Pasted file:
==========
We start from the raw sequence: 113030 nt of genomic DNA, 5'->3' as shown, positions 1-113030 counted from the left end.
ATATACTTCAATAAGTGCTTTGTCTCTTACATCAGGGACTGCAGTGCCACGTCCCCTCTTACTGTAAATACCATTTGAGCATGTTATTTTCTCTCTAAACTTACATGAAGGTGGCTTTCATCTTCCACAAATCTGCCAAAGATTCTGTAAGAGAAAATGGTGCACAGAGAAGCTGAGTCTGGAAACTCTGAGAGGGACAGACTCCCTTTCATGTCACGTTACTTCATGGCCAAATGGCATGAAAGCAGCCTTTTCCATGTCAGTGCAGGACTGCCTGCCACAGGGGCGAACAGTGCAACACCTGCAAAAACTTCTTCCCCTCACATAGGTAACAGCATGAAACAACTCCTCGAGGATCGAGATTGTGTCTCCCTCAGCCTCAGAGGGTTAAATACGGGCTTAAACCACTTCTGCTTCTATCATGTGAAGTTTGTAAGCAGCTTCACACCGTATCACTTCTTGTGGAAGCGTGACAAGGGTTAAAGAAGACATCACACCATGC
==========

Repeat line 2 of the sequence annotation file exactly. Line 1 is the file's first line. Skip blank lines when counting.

ATATACTTCAATAAGTGCTTTGTCTCTTACATCAGGGACTGCAGTGCCACGTCCCCTCTTACTGTAAATACCATTTGAGCATGTTATTTTCTCTCTAAACTTACATGAAGGTGGCTTTCATCTTCCACAAATCTGCCAAAGATTCTGTAAGAGAAAATGGTGCACAGAGAAGCTGAGTCTGGAAACTCTGAGAGGGACAGACTCCCTTTCATGTCACGTTACTTCATGGCCAAATGGCATGAAAGCAGCCTTTTCCATGTCAGTGCAGGACTGCCTGCCACAGGGGCGAACAGTGCAACACCTGCAAAAACTTCTTCCCCTCACATAGGTAACAGCATGAAACAACTCCTCGAGGATCGAGATTGTGTCTCCCTCAGCCTCAGAGGGTTAAATACGGGCTTAAACCACTTCTGCTTCTATCATGTGAAGTTTGTAAGCAGCTTCACACCGTATCACTTCTTGTGGAAGCGTGACAAGGGTTAAAGAAGACATCACACCATGC